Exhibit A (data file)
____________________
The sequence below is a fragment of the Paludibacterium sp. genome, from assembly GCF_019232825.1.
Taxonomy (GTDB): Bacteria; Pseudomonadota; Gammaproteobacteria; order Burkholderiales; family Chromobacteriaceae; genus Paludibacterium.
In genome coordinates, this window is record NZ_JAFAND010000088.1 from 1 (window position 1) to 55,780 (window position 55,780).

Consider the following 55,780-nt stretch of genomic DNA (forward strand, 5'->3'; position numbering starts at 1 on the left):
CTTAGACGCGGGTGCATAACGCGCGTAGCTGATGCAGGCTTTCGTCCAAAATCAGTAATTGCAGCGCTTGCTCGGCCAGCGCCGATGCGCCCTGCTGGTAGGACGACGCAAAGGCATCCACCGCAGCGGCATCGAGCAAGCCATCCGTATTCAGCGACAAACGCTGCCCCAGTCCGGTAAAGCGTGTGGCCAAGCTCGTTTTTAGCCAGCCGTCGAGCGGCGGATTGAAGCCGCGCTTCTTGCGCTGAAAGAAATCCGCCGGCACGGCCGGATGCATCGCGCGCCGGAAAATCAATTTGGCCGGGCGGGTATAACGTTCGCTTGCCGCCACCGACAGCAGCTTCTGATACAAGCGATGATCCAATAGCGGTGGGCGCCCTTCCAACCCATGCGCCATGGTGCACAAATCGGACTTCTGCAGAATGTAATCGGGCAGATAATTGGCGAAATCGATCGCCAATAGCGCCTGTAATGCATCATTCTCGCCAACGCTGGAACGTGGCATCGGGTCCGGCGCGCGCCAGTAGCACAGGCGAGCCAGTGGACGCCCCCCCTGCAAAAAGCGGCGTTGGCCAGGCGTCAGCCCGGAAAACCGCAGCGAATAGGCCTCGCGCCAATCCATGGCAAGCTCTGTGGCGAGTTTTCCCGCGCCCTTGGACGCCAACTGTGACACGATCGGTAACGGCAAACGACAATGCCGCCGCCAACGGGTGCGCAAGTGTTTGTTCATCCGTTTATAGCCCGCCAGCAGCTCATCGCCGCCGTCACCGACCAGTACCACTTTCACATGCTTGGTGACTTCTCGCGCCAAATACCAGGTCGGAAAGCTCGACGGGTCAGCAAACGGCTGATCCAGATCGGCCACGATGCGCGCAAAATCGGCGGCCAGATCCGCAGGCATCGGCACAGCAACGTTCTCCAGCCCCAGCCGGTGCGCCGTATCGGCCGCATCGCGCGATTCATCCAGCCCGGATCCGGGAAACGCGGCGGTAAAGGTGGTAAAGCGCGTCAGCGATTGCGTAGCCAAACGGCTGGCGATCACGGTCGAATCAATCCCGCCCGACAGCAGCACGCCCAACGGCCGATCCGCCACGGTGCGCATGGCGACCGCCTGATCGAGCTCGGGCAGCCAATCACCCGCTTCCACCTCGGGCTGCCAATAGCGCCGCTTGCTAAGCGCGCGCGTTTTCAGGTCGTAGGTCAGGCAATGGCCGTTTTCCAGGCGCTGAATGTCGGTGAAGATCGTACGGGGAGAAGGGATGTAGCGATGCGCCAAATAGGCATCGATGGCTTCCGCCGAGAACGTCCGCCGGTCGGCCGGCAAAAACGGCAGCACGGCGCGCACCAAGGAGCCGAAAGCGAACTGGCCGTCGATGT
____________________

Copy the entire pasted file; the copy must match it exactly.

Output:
The sequence below is a fragment of the Paludibacterium sp. genome, from assembly GCF_019232825.1.
Taxonomy (GTDB): Bacteria; Pseudomonadota; Gammaproteobacteria; order Burkholderiales; family Chromobacteriaceae; genus Paludibacterium.
In genome coordinates, this window is record NZ_JAFAND010000088.1 from 1 (window position 1) to 55,780 (window position 55,780).

Consider the following 55,780-nt stretch of genomic DNA (forward strand, 5'->3'; position numbering starts at 1 on the left):
CTTAGACGCGGGTGCATAACGCGCGTAGCTGATGCAGGCTTTCGTCCAAAATCAGTAATTGCAGCGCTTGCTCGGCCAGCGCCGATGCGCCCTGCTGGTAGGACGACGCAAAGGCATCCACCGCAGCGGCATCGAGCAAGCCATCCGTATTCAGCGACAAACGCTGCCCCAGTCCGGTAAAGCGTGTGGCCAAGCTCGTTTTTAGCCAGCCGTCGAGCGGCGGATTGAAGCCGCGCTTCTTGCGCTGAAAGAAATCCGCCGGCACGGCCGGATGCATCGCGCGCCGGAAAATCAATTTGGCCGGGCGGGTATAACGTTCGCTTGCCGCCACCGACAGCAGCTTCTGATACAAGCGATGATCCAATAGCGGTGGGCGCCCTTCCAACCCATGCGCCATGGTGCACAAATCGGACTTCTGCAGAATGTAATCGGGCAGATAATTGGCGAAATCGATCGCCAATAGCGCCTGTAATGCATCATTCTCGCCAACGCTGGAACGTGGCATCGGGTCCGGCGCGCGCCAGTAGCACAGGCGAGCCAGTGGACGCCCCCCCTGCAAAAAGCGGCGTTGGCCAGGCGTCAGCCCGGAAAACCGCAGCGAATAGGCCTCGCGCCAATCCATGGCAAGCTCTGTGGCGAGTTTTCCCGCGCCCTTGGACGCCAACTGTGACACGATCGGTAACGGCAAACGACAATGCCGCCGCCAACGGGTGCGCAAGTGTTTGTTCATCCGTTTATAGCCCGCCAGCAGCTCATCGCCGCCGTCACCGACCAGTACCACTTTCACATGCTTGGTGACTTCTCGCGCCAAATACCAGGTCGGAAAGCTCGACGGGTCAGCAAACGGCTGATCCAGATCGGCCACGATGCGCGCAAAATCGGCGGCCAGATCCGCAGGCATCGGCACAGCAACGTTCTCCAGCCCCAGCCGGTGCGCCGTATCGGCCGCATCGCGCGATTCATCCAGCCCGGATCCGGGAAACGCGGCGGTAAAGGTGGTAAAGCGCGTCAGCGATTGCGTAGCCAAACGGCTGGCGATCACGGTCGAATCAATCCCGCCCGACAGCAGCACGCCCAACGGCCGATCCGCCACGGTGCGCATGGCGACCGCCTGATCGAGCTCGGGCAGCCAATCACCCGCTTCCACCTCGGGCTGCCAATAGCGCCGCTTGCTAAGCGCGCGCGTTTTCAGGTCGTAGGTCAGGCAATGGCCGTTTTCCAGGCGCTGAATGTCGGTGAAGATCGTACGGGGAGAAGGGATGTAGCGATGCGCCAAATAGGCATCGATGGCTTCCGCCGAGAACGTCCGCCGGTCGGCCGGCAAAAACGGCAGCACGGCGCGCACCAAGGAGCCGAAAGCGAACTGGCCGTCGATGT